Oropharyngeal dysphagia results from either oropharyngeal swallowing dysfunction or perceived difficulty in the process of swallowing. One of those causes is pharyngeal pouches (Zenker's diverticulum ) that occur most commonly in elderly patients (over 70years) and typical symptoms include dysphagia ,regurgitation ,chronic cough ,aspiration and weight loss .The etiology remains unknown but theories center upon a structural or physiological abnormality of the cricopharynx. The diagnosis is easily established by barium studies .Treatment is surgical via endoscopic or external cervical approach and should include cricopharyngeal myotomy. Unfortunately phyaryngeal pouch has long been associated with significant morbidity; partly due to the surgery itself and the fact that the majority of patients are elderly and often have general medical problems .External approaches are associated with high complication rates than endoscopic procedures. Recently treatment by endoscopic stapling & diverticulotomy has been increasingly popular as it has distinct advantages, although long term results are not yet available. The small risk of developing carcinoma within a pouch that is not excised remains a continuous issue and an argument for long term follow up or treating the condition by external excision, particularly in younger patients. [3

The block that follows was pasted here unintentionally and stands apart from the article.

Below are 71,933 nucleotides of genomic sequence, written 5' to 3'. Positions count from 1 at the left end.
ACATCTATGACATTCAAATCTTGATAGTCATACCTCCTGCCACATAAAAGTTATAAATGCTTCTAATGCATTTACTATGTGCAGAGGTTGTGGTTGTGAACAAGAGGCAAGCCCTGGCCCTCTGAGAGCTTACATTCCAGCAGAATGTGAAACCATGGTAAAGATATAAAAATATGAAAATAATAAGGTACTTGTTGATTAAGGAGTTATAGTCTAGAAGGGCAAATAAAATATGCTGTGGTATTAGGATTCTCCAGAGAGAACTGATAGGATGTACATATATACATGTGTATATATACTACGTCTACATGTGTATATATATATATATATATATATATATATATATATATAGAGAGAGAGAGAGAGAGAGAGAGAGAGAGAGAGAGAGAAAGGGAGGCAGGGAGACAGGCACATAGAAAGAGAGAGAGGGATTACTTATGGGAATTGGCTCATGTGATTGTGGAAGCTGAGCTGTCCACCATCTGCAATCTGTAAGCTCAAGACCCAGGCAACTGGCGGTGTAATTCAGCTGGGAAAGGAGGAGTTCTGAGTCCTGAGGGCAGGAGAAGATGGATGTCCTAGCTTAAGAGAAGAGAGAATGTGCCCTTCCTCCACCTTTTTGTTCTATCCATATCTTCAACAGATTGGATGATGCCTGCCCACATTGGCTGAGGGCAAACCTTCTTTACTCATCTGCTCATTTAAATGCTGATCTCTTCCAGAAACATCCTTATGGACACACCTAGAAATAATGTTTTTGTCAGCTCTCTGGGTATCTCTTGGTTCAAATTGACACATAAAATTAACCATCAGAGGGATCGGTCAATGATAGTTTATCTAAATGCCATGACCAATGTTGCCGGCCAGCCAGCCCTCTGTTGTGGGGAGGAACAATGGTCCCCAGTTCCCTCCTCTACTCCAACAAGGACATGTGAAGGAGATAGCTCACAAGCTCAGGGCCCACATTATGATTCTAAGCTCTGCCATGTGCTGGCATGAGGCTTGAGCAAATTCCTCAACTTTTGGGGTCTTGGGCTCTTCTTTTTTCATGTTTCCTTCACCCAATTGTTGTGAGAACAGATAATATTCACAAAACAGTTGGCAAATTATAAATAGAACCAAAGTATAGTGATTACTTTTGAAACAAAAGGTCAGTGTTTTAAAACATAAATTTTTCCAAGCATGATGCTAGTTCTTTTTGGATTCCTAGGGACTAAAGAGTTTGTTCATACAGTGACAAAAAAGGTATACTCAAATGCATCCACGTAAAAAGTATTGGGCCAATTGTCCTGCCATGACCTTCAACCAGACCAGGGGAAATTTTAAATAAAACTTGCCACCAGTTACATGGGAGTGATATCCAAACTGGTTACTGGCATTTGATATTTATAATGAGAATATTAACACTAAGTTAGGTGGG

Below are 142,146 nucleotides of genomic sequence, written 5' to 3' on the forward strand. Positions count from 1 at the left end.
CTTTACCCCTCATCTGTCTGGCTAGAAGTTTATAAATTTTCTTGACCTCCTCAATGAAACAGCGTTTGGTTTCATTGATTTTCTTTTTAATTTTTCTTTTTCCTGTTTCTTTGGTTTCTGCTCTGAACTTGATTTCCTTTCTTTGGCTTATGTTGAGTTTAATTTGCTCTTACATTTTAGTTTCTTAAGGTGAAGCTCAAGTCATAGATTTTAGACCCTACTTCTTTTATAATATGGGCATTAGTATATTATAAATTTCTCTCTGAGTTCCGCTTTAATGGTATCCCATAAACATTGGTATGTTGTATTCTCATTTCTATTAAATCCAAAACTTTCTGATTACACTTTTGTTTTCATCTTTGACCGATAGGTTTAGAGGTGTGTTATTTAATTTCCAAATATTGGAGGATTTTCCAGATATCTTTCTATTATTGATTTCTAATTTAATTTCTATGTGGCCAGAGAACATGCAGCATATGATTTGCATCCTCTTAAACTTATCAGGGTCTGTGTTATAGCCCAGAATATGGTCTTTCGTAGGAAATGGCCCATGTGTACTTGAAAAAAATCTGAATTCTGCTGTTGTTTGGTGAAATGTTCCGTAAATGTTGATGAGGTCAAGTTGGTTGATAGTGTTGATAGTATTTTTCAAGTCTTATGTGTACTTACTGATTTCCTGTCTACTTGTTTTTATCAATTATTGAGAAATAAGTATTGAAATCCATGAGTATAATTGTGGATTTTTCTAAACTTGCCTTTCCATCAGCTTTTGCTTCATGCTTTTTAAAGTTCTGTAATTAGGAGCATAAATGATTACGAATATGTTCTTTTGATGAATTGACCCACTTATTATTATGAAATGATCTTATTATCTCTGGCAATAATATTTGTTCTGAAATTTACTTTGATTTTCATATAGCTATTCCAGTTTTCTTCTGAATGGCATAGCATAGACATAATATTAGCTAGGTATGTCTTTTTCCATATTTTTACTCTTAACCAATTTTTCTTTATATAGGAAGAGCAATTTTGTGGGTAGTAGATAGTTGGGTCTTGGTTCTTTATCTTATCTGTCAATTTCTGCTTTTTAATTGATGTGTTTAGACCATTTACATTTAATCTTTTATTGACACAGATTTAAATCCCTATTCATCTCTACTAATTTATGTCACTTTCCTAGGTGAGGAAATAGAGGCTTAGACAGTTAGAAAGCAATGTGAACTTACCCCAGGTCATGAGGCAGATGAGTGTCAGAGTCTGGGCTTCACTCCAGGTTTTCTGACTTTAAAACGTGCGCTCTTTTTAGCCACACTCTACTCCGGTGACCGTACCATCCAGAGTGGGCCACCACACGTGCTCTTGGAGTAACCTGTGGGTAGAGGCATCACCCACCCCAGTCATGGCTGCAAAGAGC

75 years-old Sudanese male presented with dysphagia which started for solid food over one year .It was of gradual onset, progressive but sometimes food passes with difficulty, later he started to have difficulty in swallowing fluids .No difficulty in initiating swallowing, but he sometimes feels as if food sticks up in his neck. He had no odynophagia, but he noticed some weight loss. He gave no history of dysphonia, nasal regurgitation or dysarthria. His musculoskeletal system is free of arthritis or skin rash. He had no similar condition in his family members. During examination patient was ill, wasted, slightly pale, but not jaundiced or cyanosed. His chest, cardiovascular, abdomen and CNS were all normal.